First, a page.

LAS VEGAS (KLAS) — Las Vegas firefighter Art Nivon really likes Teslas, but that’s what happened at a local car dealership that got him called the 8 News Now I-Team.
“It’s a great car,” Nivon said of his 2013 Model S. In fact, he’s already pre-ordered his next Tesla, the company’s new Cybertruck.
In early December, Nivon dropped off his car for service at the Tesla dealership on Sahara Avenue near Rainbow Boulevard. A few days later, he received this phone call.
“They called me and he was like, ‘Hey, I don’t know how to say this, but we had an incident at Tesla and someone broke into our dealership and stole your car. “”
Nivon’s car was stolen from the lot.
“I thought he was joking,” he said. “No, of course, my car was stolen.”
The Las Vegas Metropolitan Police Department report on the incident obtained by I-Team indicates that Nivon’s car was stolen between the night of Saturday, December 4, and the morning of Monday, December 6.
A man entered a service bay, finding an unsecured key fob in a mechanic’s area, according to the report. The key was Nivon’s car key.
“It seems [the thief] tweeted the key and found the Tesla it belonged to,” the report said. The driver then left with the car. According to the police report, the incident was reported to police the following day, Tuesday, December 7.
Nevada State Police later found the abandoned car on Interstate 15 near Jean, according to the report. The car was towed to North Las Vegas and then returned to the dealership.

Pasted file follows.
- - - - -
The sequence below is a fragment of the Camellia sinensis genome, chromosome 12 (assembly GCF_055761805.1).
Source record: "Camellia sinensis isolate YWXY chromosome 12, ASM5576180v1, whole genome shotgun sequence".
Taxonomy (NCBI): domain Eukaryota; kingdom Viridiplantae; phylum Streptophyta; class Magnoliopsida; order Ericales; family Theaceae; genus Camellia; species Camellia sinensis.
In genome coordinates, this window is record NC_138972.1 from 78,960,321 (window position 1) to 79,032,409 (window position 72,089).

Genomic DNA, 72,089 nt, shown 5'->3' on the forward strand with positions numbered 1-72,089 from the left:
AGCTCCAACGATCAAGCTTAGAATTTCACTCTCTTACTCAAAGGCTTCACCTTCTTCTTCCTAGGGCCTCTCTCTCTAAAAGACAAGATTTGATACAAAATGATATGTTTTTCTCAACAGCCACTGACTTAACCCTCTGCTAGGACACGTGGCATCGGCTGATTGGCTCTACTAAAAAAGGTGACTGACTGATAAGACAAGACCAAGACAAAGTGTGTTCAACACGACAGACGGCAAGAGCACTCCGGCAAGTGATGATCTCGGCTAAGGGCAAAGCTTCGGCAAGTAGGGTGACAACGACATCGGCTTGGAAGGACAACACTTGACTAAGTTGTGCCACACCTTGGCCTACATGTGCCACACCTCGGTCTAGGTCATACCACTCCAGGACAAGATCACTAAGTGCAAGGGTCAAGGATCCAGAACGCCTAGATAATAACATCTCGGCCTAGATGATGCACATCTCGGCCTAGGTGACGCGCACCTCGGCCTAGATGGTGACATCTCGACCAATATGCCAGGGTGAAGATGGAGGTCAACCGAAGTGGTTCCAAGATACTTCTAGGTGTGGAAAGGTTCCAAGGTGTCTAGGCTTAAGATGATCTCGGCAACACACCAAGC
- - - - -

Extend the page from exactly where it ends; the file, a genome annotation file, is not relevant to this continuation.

“It blows my mind that they were able to get in, take it out and drive it to Jean,” Nivon said, adding that the Tesla just ran out of power on the freeway. “It’s not my fault. It’s entirely their fault that they were negligent in the way they secure their keys and now I have to face the result.
According to the police report, the car is valued at $70,000. Nivon fears the car will depreciate now that it has a stolen event in its history.
“The dealer is certainly responsible for what happened here,” said Peter Goatz, attorney at the Legal Aid Center of Southern Nevada. “As a consumer, you don’t expect your vehicle to be taken to a mechanic and stolen or damaged further.”
Goatz said the dealership should fix any new issues with the car, such as cosmetic repairs to the thief’s ride, and it appears, according to Nivon, that the dealership is doing just that.
But Goatz added that no law requires an auto mechanic to meet a service schedule. There’s also no law saying the dealer is liable for any decline in value, he said.
“That’s something that would be very difficult to prove because you would need an expert to say that your vehicle would have been worth a higher value, but for the stolen character of the vehicle,” Goatz said.
“It’s just frustrating because now I have to deal with it and it’s been a month and a half,” Nivon said when I-Team interviewed him. Thursday, Nivon has still not received his car. The dealer lent him a vehicle.
“You feel violated,” Nivon said of the whole incident. “It’s like having your house robbed. If your house has already been burglarized, it is not the same thing.
Nivon added that there were additional constraints because he could only communicate with Tesla through an app. He said his messages went unanswered for days.
Nivon hopes that the problem will be solved by his insurance. If not, he said he plans to go to court.
The I-Team reached out to both the dealership and the Tesla business, specifically asking about security protocols for key fob storage and how the company works with customers in this type of situations. 8 News Now did not receive a response.